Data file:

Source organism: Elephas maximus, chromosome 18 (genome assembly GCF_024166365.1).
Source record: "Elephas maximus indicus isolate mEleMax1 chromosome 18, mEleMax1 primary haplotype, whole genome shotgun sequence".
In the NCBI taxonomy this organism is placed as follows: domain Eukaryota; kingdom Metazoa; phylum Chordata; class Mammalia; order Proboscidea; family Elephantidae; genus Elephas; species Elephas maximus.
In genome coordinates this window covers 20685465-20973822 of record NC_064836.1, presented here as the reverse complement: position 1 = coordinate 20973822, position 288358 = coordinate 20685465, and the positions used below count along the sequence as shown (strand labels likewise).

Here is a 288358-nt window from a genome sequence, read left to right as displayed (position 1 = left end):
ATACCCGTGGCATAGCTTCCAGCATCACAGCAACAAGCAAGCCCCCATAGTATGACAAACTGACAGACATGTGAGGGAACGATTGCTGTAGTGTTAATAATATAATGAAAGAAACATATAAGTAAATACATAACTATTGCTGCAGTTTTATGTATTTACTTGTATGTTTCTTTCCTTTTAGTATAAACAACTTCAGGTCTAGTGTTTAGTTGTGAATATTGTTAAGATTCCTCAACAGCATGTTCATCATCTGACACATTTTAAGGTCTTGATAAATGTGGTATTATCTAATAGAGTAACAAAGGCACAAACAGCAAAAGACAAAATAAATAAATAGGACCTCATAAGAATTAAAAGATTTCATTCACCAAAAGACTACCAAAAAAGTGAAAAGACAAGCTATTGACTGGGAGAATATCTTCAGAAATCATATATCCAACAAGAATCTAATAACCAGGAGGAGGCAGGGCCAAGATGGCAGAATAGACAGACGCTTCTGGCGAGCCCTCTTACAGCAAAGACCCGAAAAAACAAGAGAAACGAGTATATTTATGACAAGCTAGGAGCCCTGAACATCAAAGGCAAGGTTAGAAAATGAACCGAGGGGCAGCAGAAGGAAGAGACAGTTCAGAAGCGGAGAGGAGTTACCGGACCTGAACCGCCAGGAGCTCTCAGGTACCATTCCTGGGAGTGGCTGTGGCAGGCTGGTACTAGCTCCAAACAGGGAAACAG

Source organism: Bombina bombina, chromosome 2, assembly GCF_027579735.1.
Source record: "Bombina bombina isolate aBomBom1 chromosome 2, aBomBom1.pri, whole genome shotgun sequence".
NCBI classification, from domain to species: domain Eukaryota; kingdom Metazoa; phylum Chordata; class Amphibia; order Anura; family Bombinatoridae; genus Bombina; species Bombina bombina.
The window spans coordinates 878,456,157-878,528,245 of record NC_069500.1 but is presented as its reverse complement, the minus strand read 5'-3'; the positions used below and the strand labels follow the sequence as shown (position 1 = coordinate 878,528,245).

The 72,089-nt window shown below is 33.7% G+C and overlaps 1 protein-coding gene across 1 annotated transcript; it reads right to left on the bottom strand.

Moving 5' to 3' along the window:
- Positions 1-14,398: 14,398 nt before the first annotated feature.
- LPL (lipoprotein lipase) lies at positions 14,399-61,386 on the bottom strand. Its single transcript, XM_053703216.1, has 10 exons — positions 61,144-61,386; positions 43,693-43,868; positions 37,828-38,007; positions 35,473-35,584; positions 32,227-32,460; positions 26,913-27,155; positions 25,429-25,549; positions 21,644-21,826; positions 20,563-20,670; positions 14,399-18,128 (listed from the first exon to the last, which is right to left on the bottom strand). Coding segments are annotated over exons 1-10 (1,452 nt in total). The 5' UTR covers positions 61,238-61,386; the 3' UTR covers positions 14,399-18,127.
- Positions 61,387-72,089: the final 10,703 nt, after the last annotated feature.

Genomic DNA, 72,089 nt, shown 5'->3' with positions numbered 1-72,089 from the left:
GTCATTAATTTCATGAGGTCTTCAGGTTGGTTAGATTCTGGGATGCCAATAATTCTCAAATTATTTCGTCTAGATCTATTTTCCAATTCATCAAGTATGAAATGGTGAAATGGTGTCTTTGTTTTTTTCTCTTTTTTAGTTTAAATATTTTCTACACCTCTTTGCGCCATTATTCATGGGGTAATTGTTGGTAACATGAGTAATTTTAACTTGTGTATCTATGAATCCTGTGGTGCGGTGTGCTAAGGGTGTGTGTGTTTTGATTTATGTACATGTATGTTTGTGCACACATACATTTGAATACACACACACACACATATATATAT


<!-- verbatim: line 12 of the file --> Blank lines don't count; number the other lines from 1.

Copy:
Moving 5' to 3' along the window: